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Glory Road: The Journeys of 10 African-Americans into Reformed Christianity Paperback – Illustrated, June 17, 2009
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"This book is a wonderful encouragement to those who love the doctrines of grace. The ten men described are African Americans-but quite frankly, what their ethnicity is does not matter nearly as much as their common delight in Christ and his gospel. Their stories are sufficiently diverse that they cannot be reduced to a simplistic mold; they have enough similarity that together they bring us back to God's sovereign goodness in the cross of his Son. Read this book and rejoice."
―D. A. Carson, Theologian-at-Large, The Gospel Coalition
"Here we have readable, compelling personal histories that, at the same time, teach us more about God, Christ, and the Bible and give accounts of these men coming to Christ. I love reading people's testimonies of conversion! What more do we want in a book? To be encouraged, instructed, and edified, read these stories."
―Mark Dever, Pastor, Capitol Hill Baptist Church, Washington, DC
"A reading of Glory Road is a journey of sober rejoicing. The joy is in the taste of future glory where men and women from every tribe and language and people and nation will together worship the Lamb. We rejoice in the first fruits of that glory evident in the testimonies of these gifted African-Americans now in Reformed churches. We also weep that their testimonies are so few due to these churches' long blindness to gospel priorities despite their historic commitment to doctrinal orthodoxy. May Glory Road lead to a new dawn, greeted with tears but leading to songs of joy before the day is done."
―Bryan Chapell, Senior Pastor, Grace Presbyterian Church, Peoria, Illinois
"I'm very grateful for Anthony Carter's passion for writing. I bought a case of his first book-On Being Black and Reformed, to distribute at conferences and events. My plan is to do the same thing with Glory Road, an amazing collection of testimonies. The consistent message from all the contributors is the paucity of Reformed teaching in the black community. I share with Carl Ellis the vision of seeing an indigenous Reformed movement in the African-American community. Books like Glory Road will help to facilitate this movement."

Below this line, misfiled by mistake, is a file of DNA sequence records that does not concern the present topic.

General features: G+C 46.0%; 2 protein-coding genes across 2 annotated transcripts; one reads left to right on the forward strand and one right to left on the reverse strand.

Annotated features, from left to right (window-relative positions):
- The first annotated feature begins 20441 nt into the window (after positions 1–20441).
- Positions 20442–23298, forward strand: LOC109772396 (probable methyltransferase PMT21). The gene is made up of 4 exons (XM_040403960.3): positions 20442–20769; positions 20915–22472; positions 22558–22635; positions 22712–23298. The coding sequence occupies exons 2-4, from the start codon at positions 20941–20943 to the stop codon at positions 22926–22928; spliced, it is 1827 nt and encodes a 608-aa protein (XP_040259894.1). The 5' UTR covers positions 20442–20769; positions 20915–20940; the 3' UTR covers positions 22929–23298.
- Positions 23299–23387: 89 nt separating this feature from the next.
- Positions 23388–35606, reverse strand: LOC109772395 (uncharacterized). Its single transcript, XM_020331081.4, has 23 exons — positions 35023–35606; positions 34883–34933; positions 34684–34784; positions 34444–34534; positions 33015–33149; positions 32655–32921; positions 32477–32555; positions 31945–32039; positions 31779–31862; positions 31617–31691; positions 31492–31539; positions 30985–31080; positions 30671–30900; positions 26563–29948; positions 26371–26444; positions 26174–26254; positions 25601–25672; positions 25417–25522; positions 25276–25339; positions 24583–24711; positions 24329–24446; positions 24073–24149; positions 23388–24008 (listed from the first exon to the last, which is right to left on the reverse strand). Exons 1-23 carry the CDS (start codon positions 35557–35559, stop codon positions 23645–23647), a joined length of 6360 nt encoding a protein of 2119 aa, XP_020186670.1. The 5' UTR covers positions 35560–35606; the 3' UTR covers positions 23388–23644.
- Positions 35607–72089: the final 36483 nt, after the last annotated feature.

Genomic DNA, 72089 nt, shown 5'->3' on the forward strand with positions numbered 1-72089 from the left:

―Wy Plummer, African American Ministries Coordinator, Mission to North America, Presbyterian Church in America
"History is good for us all, but when you see it occurring right before your eyes, well that's just about as good as it gets. To the chorus of 'Dead White Men,' we now add these voices of Living Color. Together we'll all be singing praises to our sovereign God and all-sufficient Savior."
―Stephen J. Nichols, President, Reformation Bible College; Chief Academic Officer, Ligonier Ministries
"As a first-generation preacher of Reformed Theology in Antigua and Barbuda and the eastern Caribbean, I am confident and encouraged that these personal testimonies from our African-American brothers will work for a wider propagation of the message of the supremacy of God in all things throughout the global African Diaspora. The common themes of being disillusioned with the religious status quo, struggling with the inadequacy of man-centered views that were strongly defended for years, facing the loneliness and ostracism of taking a stand on an island of truth in a sea of pluralism, and the surprising discovery that the Lord had all along 'reserved . . . seven thousand men, who have not bowed the knee to the image of Baal,' are all compelling and refreshing in the narrative of each experience."
―Hensworth W.C. Jonas, Executive Director, East Caribbean Baptist Mission, St. John's, Antigua & Barbuda
About the Author
Anthony J. Carter (MA, Reformed Theological Seminary) serves as the lead pastor of East Point Church in Atlanta, Georgia. He is the author of two books and numerous magazine and journal articles, and blogs at Non Nobis Domine. Carter travels frequently as a conference speaker and guest lecturer. He is also an organizing member of the Council of Reforming Churches.
Pastor, New Life Fellowship Church, Vernon Hills, Illinois
Eric C. Redmond (PhD, Capital Seminary and Graduate School) is associate professor of Bible at Moody Bible Institute in Chicago, Illinois, and pastor of preaching and teaching at Calvary Memorial Church in Oak Park, Illinois. He previously served on the council of the Gospel Coalition and as the senior pastor of two churches. Eric and his wife, Pamela, live in Brookfield, Illinois.
Anthony B. Bradley (PhD, Westminster Theological Seminary) is associate professor of religious studies at the King's College in New York City, where he serves as the director of the Center for the Study of Human Flourishing and chair of the Religious and Theological Studies program. He also serves as a research fellow for the Acton Institute. He has also published cultural commentary in a variety of periodicals and lives in New York City.
Thabiti M. Anyabwile (MS, North Carolina State University) serves as a pastor at Anacostia River Church in Washington, DC, and is the author of numerous books. He serves as a council member of the Gospel Coalition, is a lead writer for 9Marks Ministries, and regularly blogs at The Front Porch and Pure Church. He and his wife, Kristie, have three children.